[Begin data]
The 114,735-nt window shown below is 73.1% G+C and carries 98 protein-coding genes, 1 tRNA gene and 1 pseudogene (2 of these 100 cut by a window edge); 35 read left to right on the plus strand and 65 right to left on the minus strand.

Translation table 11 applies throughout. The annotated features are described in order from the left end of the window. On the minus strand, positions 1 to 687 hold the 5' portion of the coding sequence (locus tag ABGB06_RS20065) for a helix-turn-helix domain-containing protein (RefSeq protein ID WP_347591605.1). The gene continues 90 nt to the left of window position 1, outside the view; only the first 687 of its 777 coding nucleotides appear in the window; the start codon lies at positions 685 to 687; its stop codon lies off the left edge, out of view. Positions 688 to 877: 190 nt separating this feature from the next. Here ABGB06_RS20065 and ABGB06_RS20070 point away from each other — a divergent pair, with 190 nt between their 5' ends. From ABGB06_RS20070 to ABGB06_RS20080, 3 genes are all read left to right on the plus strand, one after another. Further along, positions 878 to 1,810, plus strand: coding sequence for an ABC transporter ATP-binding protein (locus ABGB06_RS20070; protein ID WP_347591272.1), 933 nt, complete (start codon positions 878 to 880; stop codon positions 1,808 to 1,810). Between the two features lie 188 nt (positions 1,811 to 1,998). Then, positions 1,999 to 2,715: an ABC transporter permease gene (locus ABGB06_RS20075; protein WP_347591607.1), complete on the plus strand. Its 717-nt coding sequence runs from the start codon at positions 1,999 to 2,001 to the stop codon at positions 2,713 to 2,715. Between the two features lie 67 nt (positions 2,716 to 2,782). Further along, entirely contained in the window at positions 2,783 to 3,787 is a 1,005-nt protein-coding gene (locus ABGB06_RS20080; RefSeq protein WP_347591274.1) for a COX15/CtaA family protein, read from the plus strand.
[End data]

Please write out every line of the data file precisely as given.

The 114,735-nt window shown below is 73.1% G+C and carries 98 protein-coding genes, 1 tRNA gene and 1 pseudogene (2 of these 100 cut by a window edge); 35 read left to right on the plus strand and 65 right to left on the minus strand.

Translation table 11 applies throughout. The annotated features are described in order from the left end of the window. On the minus strand, positions 1 to 687 hold the 5' portion of the coding sequence (locus tag ABGB06_RS20065) for a helix-turn-helix domain-containing protein (RefSeq protein ID WP_347591605.1). The gene continues 90 nt to the left of window position 1, outside the view; only the first 687 of its 777 coding nucleotides appear in the window; the start codon lies at positions 685 to 687; its stop codon lies off the left edge, out of view. Positions 688 to 877: 190 nt separating this feature from the next. Here ABGB06_RS20065 and ABGB06_RS20070 point away from each other — a divergent pair, with 190 nt between their 5' ends. From ABGB06_RS20070 to ABGB06_RS20080, 3 genes are all read left to right on the plus strand, one after another. Further along, positions 878 to 1,810, plus strand: coding sequence for an ABC transporter ATP-binding protein (locus ABGB06_RS20070; protein ID WP_347591272.1), 933 nt, complete (start codon positions 878 to 880; stop codon positions 1,808 to 1,810). Between the two features lie 188 nt (positions 1,811 to 1,998). Then, positions 1,999 to 2,715: an ABC transporter permease gene (locus ABGB06_RS20075; protein WP_347591607.1), complete on the plus strand. Its 717-nt coding sequence runs from the start codon at positions 1,999 to 2,001 to the stop codon at positions 2,713 to 2,715. Between the two features lie 67 nt (positions 2,716 to 2,782). Further along, entirely contained in the window at positions 2,783 to 3,787 is a 1,005-nt protein-coding gene (locus ABGB06_RS20080; RefSeq protein WP_347591274.1) for a COX15/CtaA family protein, read from the plus strand.